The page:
Campaign finance, raising, and spending of money intended to influence a political vote, such as the election of a candidate or a referendum. It is also known as election finance or political donations refers to the funds raised to promote candidates, political parties, or policy initiatives and referenda. Political parties, charitable organizations, and political action committees (in the United States) are vehicles used for fundraising for political purposes. Political parties and candidates require money to publicize their electoral platforms and to pursue effective campaigns.
Political campaigns involve considerable expenditures, including travel costs of candidates and staff, political consulting, and advertising.
“Political finance” is also popular terminology, and is used internationally for its comprehensiveness. Campaign finance in the United States is the financing of electoral campaigns at the federal, state, and local levels. Political donations can also refer to funds received by political parties from private sources for general administrative purposes. At the federal level, campaign finance law is enacted by Congress and enforced by the Federal Election Commission (FEC), an independent federal agency.
The main features of a campaign finance system vary considerably across countries. Generally speaking, there are two sources of funds for parties and candidates: public financing and private financing. A more systematic analysis of the electoral fortunes of wealthy candidates found no significant association between electoral or fund-raising success and personal wealth. Related findings abound. For example, large campaign war chests carried over from the previous election do not deter challengers and confer no electoral advantage on incumbents.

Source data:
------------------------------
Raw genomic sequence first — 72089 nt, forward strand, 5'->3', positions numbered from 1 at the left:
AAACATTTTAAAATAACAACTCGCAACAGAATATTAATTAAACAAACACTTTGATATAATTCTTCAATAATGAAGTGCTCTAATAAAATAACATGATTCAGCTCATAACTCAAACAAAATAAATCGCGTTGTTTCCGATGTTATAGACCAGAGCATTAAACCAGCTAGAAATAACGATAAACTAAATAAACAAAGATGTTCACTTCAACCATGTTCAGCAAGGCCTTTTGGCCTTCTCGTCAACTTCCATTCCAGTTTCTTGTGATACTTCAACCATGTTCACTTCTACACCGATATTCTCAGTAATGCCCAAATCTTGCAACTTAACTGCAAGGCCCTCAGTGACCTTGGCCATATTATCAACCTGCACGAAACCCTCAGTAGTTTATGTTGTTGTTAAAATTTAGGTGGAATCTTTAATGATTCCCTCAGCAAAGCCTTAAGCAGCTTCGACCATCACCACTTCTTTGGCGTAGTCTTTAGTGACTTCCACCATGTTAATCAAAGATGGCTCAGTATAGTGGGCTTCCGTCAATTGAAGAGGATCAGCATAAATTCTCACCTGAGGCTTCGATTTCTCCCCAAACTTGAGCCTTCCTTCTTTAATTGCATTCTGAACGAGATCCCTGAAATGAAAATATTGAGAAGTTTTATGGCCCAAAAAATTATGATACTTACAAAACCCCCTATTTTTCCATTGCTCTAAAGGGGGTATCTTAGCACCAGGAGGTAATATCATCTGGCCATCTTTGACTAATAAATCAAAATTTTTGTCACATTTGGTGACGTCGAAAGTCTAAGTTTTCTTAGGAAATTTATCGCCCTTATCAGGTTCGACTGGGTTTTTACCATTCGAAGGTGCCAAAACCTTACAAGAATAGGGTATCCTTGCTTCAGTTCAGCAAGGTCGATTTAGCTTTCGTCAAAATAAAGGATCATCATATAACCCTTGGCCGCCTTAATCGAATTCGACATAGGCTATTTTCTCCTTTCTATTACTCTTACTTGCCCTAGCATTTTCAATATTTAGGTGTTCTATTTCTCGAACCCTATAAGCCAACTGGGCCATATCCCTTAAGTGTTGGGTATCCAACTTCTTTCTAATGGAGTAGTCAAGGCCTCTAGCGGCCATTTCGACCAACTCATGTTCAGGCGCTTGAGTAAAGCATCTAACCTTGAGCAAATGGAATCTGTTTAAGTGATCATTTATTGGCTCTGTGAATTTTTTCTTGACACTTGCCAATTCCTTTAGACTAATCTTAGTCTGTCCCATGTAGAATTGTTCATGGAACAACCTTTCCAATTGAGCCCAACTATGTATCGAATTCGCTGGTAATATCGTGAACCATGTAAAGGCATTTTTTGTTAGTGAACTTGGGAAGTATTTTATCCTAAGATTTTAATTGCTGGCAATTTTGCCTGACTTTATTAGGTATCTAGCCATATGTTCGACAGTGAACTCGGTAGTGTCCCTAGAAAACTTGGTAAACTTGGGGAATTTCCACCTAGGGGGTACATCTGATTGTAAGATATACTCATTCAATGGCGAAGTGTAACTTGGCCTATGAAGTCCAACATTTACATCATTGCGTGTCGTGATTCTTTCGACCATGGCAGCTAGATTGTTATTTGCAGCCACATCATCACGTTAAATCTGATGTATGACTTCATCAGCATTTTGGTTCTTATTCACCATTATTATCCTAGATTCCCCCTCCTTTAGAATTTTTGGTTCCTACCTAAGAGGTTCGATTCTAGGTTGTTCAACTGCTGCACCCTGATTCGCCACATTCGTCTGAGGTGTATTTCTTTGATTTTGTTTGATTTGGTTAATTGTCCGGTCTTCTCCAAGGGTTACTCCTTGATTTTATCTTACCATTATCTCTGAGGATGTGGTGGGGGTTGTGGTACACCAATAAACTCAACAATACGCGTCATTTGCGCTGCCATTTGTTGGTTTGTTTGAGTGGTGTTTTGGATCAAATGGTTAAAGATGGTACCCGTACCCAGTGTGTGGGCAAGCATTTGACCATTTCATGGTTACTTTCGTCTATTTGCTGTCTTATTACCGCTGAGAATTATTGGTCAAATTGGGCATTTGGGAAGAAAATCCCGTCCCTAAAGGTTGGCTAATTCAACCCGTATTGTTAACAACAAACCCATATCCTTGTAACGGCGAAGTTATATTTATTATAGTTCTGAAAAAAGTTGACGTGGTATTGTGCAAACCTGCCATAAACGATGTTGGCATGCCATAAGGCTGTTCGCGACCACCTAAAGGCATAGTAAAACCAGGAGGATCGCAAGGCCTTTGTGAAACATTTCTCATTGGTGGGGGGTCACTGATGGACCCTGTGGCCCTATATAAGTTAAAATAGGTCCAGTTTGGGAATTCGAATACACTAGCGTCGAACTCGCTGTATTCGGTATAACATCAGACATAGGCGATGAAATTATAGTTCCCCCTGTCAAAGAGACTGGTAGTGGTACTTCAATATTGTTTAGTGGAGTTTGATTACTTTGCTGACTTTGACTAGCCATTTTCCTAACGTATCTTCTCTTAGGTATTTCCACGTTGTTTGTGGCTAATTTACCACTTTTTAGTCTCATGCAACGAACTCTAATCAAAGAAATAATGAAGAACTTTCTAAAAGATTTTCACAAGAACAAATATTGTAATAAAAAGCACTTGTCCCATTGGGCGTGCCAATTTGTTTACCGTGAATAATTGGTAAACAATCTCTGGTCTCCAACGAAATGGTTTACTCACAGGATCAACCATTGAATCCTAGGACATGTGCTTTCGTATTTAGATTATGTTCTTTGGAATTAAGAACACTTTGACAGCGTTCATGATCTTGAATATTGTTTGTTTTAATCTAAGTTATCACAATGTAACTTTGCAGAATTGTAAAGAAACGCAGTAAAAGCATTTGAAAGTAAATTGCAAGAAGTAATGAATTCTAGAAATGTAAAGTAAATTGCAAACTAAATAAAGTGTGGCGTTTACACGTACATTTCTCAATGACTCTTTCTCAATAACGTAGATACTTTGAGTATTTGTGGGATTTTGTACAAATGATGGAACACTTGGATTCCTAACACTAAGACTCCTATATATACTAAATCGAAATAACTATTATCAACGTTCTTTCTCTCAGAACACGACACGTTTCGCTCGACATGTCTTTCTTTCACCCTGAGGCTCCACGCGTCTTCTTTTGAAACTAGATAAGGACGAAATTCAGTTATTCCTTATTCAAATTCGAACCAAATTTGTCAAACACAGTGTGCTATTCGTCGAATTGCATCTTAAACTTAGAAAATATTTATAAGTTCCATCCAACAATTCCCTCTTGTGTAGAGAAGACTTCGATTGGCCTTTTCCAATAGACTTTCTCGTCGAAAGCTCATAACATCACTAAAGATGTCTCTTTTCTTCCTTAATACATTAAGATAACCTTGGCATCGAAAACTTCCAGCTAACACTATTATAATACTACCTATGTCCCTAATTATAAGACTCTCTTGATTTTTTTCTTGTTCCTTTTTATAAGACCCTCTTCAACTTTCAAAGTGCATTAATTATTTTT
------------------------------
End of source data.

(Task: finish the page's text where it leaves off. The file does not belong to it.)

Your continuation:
Political campaigns involve considerable expenditures, including travel costs of candidates and staff, political consulting, and advertising. Attempts to regulate campaign finance reflect the commonly held belief that uncontrolled political fund-raising and spending can undermine the integrity of the democratic process and erode the confidence of the electorate in political institutions. Campaign spending depends on the region. For instance, in the United States, television advertising time must be purchased by campaigns, whereas in other countries, it is provided for free. Campaign finance raises fundamental ethical questions for democratic regimes.
The need to raise money to maintain an expensive political campaign diminishes ties to a representative democracy because of the influence large contributors have over politicians. Most often, debates about campaign finance revolve around the protection of freedom of expression, and the prevention of corruption, two democratic principles that can enter into conflict with one another. By regulating campaign fund-raising and spending, governments seek to avoid a situation whereby politicians use the power associated with their office to reward large contributors.